With blockchain, the physical (product/goods flow) and digital (information flow) supply chain are better connected with the financial side of a transaction.

With blockchain technology entering the space, access to trade finance, insurance and supply chain finance is increasingly integrated within the supply chain and can be transferred seamlessly. In addition, documentation and data relating to the transaction, such as the purchase and sales orders, can all be triggered and visible as a single source of truth to the respective trading partners and without the need for an intermediary.

This eliminates most of the manual reconciliations that buyers and suppliers do today and the need for control towers or third or fourth-party logistic systems. Based on the sheer nature of near-real time processing and transparency of data across the enterprise ecosystem, blockchain can help organizations optimize their operational costs and improve working capital.

Trust and transparency in supply chain drive brand value

The unique value of using blockchain in supply chains can be illustrated by an implementation by Danish Crown, the world’s largest exporter of pork. Danish Crown’s goal was to grow in the Chinese market. To do so, they wanted to understand which considerations drive consumer purchasing decisions for meat.

As a first step, Danish Crown fielded an extensive consumer study, which found that producers capable of digitally assuring consumers of the safety and provenance of their products enjoyed increased brand recognition and greater perceived value.

With this insight in mind, Danish Crown teamed up with supply chain and consulting partners to implement a blockchain-based system that allows end-consumers to scan and verify the authenticity of a meat package in the supermarket or at home, through WeChat. The solution also provides a unique, product-level overview of food safety information that addresses primary consumer concerns related to meats in China.

Through the use of blockchain technology, Danish Crowndeveloped a solution to deliver transparent, traceable information in a meaningful way to Chinese consumers and demonstrate the authenticity and quality of its product. This has given them a foundation to expand their other business domains.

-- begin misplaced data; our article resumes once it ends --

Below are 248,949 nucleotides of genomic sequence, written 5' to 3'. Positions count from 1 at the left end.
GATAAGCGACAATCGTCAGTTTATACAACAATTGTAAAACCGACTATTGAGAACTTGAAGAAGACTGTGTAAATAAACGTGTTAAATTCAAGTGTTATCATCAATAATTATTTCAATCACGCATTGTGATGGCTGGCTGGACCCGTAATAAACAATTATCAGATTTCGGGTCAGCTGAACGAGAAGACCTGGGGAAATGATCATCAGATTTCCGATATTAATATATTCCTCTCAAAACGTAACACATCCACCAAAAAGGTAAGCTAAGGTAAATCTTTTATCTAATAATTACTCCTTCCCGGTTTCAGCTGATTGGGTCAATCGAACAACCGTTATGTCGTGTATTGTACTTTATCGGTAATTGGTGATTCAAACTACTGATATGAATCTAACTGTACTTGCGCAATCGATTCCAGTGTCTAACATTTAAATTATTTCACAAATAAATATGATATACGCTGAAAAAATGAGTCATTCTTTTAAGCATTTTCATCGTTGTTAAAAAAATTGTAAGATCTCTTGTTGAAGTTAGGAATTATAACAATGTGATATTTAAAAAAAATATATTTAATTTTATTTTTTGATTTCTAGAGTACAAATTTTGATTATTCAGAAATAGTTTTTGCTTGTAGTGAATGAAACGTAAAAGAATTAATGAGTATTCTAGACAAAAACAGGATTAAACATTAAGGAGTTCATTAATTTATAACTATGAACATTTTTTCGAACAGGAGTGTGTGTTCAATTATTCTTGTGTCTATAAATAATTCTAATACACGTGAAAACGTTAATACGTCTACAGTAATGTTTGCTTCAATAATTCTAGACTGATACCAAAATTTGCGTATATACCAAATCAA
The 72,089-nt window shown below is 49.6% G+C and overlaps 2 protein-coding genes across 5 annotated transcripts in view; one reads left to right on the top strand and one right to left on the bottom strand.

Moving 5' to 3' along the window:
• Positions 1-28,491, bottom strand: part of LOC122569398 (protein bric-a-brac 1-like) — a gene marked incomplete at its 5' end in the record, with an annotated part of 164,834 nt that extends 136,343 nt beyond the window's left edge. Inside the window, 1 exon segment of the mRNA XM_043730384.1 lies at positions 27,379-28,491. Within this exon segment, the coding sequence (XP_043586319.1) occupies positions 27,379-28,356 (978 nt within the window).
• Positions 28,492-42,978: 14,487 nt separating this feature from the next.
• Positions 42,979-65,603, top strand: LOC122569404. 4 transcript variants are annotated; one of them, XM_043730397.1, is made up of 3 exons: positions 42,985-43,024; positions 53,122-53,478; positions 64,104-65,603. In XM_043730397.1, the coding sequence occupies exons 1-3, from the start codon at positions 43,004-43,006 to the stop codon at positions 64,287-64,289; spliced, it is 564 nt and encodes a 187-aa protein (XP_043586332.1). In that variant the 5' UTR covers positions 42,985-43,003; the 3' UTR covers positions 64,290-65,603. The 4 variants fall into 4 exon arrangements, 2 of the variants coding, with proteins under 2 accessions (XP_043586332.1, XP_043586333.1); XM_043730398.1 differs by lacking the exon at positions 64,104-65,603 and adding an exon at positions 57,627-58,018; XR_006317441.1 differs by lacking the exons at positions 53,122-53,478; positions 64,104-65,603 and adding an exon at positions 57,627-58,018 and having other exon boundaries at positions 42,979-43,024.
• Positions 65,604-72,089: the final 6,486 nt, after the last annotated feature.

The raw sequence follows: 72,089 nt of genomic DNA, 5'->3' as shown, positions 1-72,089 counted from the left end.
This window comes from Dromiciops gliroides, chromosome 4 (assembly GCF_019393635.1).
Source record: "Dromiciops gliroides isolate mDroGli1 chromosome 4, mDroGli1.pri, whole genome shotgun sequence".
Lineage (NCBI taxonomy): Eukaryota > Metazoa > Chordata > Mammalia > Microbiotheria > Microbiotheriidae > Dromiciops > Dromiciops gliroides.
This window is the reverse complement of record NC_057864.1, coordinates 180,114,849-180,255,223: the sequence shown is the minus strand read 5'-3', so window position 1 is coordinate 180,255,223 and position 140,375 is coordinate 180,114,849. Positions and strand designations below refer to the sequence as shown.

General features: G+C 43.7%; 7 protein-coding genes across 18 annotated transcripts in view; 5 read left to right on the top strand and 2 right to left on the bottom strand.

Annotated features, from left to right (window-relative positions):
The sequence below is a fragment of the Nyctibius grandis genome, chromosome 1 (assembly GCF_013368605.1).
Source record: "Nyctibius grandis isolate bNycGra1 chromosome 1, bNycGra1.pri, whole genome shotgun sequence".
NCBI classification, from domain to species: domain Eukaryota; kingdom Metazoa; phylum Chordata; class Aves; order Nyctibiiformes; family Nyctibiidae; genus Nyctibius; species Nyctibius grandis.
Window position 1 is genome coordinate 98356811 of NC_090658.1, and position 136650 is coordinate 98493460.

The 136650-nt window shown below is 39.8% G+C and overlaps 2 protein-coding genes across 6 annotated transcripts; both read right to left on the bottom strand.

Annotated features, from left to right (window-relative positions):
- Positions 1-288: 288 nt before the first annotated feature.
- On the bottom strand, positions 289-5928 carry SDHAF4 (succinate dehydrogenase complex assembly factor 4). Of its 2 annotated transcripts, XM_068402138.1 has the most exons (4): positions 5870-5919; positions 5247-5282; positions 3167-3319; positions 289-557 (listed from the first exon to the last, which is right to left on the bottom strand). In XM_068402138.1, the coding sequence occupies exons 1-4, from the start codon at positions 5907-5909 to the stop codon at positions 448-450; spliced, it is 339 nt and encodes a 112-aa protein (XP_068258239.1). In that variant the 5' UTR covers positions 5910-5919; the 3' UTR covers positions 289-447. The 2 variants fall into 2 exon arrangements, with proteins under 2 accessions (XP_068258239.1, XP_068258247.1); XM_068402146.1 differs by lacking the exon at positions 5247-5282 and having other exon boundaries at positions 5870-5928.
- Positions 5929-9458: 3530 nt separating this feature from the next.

Leveraging blockchain to thrive in the “new normal”

Though early implementation has been gradual, blockchain technology provides a transformative means to make supply chains more resilient. Whether it’s hospital systems procuring PPE or grocers acquiring meat products, now more than ever, supply chains are dependent on trust, transparency, and resilience. These factors could determine the speed and smoothness of economic recovery. As we chart a path forward beyond the COVID-19 crisis, blockchain has the potential to contribute to a more equitable system of commerce for producers and consumers alike.

In April 2020, the World Economic Forum published a Blockchain Deployment Toolkit with input from Deloitte and 100+ organizations, which provides global best practices and resources for building and scaling blockchain solutions. The 14 modules cover some of the most important topics for well-thought-out blockchain deployments.

This article first appeared on Forbes.com

Don't miss any update on this topic

Create a free account and access your personalized content collection with our latest publications and analyses.

Sign up for free

License and Republishing

World Economic Forum articles may be republished in accordance with the Creative Commons Attribution-NonCommercial-NoDerivatives 4.0 International Public License, and in accordance with our Terms of Use.

The views expressed in this article are those of the author alone and not the World Economic Forum.

Share:
World Economic Forum logo
Global Agenda

The Agenda Weekly

A weekly update of the most important issues driving the global agenda

Subscribe today

You can unsubscribe at any time using the link in our emails. For more details, review our privacy policy.

How blockchain can improve data security in healthcare

Scott Doughman

December 5, 2023

About Us

Events

Media

Partners & Members

  • Join Us

Language Editions

Privacy Policy & Terms of Service

© 2024 World Economic Forum